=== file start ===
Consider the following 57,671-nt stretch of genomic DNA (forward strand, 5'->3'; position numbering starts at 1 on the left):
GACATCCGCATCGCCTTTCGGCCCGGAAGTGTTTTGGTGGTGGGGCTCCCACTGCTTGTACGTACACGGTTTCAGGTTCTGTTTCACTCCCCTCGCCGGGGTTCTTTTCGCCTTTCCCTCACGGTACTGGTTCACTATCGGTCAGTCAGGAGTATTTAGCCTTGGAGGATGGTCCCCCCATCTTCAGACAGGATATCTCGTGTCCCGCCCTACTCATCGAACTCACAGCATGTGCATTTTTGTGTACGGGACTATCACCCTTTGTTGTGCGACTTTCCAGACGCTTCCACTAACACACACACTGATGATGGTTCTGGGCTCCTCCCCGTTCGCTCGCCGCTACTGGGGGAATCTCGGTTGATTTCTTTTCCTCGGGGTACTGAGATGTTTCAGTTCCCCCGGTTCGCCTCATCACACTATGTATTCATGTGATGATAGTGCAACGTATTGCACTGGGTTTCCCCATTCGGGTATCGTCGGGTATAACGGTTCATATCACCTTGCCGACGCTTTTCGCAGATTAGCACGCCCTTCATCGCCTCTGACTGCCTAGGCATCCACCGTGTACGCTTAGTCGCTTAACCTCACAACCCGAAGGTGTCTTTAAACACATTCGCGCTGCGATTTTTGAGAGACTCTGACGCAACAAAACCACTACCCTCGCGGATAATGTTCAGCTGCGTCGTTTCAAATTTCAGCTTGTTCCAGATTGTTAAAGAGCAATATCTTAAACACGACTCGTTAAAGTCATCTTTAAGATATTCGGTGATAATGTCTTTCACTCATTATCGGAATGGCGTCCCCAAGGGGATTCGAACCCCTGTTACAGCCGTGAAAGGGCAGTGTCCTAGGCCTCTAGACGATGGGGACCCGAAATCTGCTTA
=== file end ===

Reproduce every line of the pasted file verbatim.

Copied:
Consider the following 57,671-nt stretch of genomic DNA (forward strand, 5'->3'; position numbering starts at 1 on the left):
GACATCCGCATCGCCTTTCGGCCCGGAAGTGTTTTGGTGGTGGGGCTCCCACTGCTTGTACGTACACGGTTTCAGGTTCTGTTTCACTCCCCTCGCCGGGGTTCTTTTCGCCTTTCCCTCACGGTACTGGTTCACTATCGGTCAGTCAGGAGTATTTAGCCTTGGAGGATGGTCCCCCCATCTTCAGACAGGATATCTCGTGTCCCGCCCTACTCATCGAACTCACAGCATGTGCATTTTTGTGTACGGGACTATCACCCTTTGTTGTGCGACTTTCCAGACGCTTCCACTAACACACACACTGATGATGGTTCTGGGCTCCTCCCCGTTCGCTCGCCGCTACTGGGGGAATCTCGGTTGATTTCTTTTCCTCGGGGTACTGAGATGTTTCAGTTCCCCCGGTTCGCCTCATCACACTATGTATTCATGTGATGATAGTGCAACGTATTGCACTGGGTTTCCCCATTCGGGTATCGTCGGGTATAACGGTTCATATCACCTTGCCGACGCTTTTCGCAGATTAGCACGCCCTTCATCGCCTCTGACTGCCTAGGCATCCACCGTGTACGCTTAGTCGCTTAACCTCACAACCCGAAGGTGTCTTTAAACACATTCGCGCTGCGATTTTTGAGAGACTCTGACGCAACAAAACCACTACCCTCGCGGATAATGTTCAGCTGCGTCGTTTCAAATTTCAGCTTGTTCCAGATTGTTAAAGAGCAATATCTTAAACACGACTCGTTAAAGTCATCTTTAAGATATTCGGTGATAATGTCTTTCACTCATTATCGGAATGGCGTCCCCAAGGGGATTCGAACCCCTGTTACAGCCGTGAAAGGGCAGTGTCCTAGGCCTCTAGACGATGGGGACCCGAAATCTGCTTA